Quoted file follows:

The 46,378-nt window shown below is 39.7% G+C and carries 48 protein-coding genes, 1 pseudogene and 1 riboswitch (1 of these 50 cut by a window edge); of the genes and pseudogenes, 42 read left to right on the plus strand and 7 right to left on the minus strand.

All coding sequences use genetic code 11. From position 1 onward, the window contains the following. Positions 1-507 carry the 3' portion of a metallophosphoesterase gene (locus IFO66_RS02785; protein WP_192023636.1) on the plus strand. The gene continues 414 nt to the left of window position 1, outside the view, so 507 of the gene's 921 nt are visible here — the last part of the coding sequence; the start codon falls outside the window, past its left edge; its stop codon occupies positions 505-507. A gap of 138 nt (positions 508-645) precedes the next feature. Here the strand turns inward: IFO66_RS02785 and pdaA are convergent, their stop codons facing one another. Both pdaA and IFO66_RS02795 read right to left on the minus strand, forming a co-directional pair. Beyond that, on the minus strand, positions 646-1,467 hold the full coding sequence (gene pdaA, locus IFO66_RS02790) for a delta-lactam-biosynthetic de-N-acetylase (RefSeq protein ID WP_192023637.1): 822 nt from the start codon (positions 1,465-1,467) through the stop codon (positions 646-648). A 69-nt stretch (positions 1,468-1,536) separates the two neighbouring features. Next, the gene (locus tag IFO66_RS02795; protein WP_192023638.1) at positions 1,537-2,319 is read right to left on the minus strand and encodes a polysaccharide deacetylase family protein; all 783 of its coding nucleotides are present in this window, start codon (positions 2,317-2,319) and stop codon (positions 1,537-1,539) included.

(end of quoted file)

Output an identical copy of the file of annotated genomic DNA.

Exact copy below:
The 46,378-nt window shown below is 39.7% G+C and carries 48 protein-coding genes, 1 pseudogene and 1 riboswitch (1 of these 50 cut by a window edge); of the genes and pseudogenes, 42 read left to right on the plus strand and 7 right to left on the minus strand.

All coding sequences use genetic code 11. From position 1 onward, the window contains the following. Positions 1-507 carry the 3' portion of a metallophosphoesterase gene (locus IFO66_RS02785; protein WP_192023636.1) on the plus strand. The gene continues 414 nt to the left of window position 1, outside the view, so 507 of the gene's 921 nt are visible here — the last part of the coding sequence; the start codon falls outside the window, past its left edge; its stop codon occupies positions 505-507. A gap of 138 nt (positions 508-645) precedes the next feature. Here the strand turns inward: IFO66_RS02785 and pdaA are convergent, their stop codons facing one another. Both pdaA and IFO66_RS02795 read right to left on the minus strand, forming a co-directional pair. Beyond that, on the minus strand, positions 646-1,467 hold the full coding sequence (gene pdaA, locus IFO66_RS02790) for a delta-lactam-biosynthetic de-N-acetylase (RefSeq protein ID WP_192023637.1): 822 nt from the start codon (positions 1,465-1,467) through the stop codon (positions 646-648). A 69-nt stretch (positions 1,468-1,536) separates the two neighbouring features. Next, the gene (locus tag IFO66_RS02795; protein WP_192023638.1) at positions 1,537-2,319 is read right to left on the minus strand and encodes a polysaccharide deacetylase family protein; all 783 of its coding nucleotides are present in this window, start codon (positions 2,317-2,319) and stop codon (positions 1,537-1,539) included.